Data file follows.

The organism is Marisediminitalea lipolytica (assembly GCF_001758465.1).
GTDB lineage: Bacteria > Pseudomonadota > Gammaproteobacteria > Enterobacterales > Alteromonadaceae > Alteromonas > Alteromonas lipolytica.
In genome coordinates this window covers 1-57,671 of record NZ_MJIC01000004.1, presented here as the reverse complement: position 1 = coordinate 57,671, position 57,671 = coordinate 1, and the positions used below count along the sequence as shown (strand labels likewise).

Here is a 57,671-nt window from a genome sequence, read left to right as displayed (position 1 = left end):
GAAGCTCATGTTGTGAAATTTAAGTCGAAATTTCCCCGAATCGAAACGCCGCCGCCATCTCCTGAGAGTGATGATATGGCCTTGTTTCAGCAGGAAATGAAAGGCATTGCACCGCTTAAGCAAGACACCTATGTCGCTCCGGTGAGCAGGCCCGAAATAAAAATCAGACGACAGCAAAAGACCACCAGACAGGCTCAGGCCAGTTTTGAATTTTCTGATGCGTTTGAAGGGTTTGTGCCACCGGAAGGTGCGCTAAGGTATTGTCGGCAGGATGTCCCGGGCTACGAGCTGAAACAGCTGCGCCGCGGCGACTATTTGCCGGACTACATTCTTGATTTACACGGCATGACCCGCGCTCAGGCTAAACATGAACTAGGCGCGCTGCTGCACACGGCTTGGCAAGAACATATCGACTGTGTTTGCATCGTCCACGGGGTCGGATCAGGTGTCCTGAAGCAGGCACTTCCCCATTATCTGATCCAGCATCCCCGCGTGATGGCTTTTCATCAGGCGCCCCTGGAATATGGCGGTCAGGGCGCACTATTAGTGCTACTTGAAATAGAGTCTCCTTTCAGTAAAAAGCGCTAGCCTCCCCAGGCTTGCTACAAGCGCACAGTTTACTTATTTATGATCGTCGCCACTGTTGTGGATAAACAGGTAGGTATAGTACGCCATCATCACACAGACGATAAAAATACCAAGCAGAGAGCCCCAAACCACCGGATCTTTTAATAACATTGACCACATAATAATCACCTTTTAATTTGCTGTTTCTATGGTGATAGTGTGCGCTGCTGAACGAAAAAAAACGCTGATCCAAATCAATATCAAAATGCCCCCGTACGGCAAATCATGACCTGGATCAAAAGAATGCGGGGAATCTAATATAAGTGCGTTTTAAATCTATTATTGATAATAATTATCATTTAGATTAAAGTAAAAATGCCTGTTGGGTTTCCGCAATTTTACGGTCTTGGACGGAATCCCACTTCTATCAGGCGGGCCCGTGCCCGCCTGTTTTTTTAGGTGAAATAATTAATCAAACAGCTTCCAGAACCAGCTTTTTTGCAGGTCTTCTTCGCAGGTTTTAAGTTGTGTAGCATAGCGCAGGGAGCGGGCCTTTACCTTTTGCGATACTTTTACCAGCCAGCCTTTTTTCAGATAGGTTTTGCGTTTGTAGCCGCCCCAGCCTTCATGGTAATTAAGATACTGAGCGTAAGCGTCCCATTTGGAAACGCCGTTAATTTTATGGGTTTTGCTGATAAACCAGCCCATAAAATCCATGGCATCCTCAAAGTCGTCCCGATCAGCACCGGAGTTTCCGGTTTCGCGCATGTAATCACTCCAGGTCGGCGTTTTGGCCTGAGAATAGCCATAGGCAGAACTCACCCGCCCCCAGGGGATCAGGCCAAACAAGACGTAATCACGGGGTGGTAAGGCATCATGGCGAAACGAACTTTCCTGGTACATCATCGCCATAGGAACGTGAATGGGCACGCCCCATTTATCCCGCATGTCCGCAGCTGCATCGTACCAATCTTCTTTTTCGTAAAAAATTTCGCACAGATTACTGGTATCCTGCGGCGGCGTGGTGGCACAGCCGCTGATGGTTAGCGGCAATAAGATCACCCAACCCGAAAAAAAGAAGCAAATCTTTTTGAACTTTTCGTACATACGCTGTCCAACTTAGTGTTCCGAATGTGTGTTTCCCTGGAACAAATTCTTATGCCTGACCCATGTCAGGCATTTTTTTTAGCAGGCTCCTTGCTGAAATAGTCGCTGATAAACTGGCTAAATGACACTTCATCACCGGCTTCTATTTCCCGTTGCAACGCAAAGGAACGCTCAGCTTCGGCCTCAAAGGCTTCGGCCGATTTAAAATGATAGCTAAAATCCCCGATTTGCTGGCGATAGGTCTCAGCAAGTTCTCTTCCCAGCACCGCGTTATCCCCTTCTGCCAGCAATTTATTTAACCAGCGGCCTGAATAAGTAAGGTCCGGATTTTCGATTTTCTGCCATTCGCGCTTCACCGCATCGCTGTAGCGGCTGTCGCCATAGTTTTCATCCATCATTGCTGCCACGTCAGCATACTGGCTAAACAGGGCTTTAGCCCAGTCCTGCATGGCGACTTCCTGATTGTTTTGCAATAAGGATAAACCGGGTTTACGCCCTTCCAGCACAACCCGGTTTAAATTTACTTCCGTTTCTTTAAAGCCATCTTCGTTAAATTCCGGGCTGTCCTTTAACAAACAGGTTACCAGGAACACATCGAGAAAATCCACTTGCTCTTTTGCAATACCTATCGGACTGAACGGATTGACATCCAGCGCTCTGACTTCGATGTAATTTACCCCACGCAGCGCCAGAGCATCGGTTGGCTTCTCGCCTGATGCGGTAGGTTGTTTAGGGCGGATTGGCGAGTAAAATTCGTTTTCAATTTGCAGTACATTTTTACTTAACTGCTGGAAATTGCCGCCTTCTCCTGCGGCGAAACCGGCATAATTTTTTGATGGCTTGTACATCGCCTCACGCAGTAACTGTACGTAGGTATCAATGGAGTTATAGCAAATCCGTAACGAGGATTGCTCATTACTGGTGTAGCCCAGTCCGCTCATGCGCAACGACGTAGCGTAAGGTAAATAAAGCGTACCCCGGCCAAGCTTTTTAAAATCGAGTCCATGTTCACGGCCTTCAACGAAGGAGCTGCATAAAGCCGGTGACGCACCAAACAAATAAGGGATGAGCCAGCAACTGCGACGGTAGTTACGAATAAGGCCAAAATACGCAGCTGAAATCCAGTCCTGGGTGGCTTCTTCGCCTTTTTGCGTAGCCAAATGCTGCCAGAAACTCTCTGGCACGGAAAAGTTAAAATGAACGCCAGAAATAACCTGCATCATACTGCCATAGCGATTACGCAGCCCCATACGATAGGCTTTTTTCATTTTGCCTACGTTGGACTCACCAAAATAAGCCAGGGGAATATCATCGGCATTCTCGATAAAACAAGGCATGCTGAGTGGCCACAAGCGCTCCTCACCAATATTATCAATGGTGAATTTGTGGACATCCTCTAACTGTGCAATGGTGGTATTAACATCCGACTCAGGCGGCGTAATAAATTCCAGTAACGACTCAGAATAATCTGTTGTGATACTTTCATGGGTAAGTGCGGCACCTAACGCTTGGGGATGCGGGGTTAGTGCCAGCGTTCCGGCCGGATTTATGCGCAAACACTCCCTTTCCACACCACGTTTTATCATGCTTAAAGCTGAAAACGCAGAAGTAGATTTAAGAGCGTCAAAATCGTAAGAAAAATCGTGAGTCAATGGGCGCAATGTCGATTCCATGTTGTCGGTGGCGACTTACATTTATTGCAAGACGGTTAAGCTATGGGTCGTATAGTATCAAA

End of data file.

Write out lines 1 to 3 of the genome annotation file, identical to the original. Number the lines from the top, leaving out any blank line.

The organism is Marisediminitalea lipolytica (assembly GCF_001758465.1).
GTDB lineage: Bacteria > Pseudomonadota > Gammaproteobacteria > Enterobacterales > Alteromonadaceae > Alteromonas > Alteromonas lipolytica.
In genome coordinates this window covers 1-57,671 of record NZ_MJIC01000004.1, presented here as the reverse complement: position 1 = coordinate 57,671, position 57,671 = coordinate 1, and the positions used below count along the sequence as shown (strand labels likewise).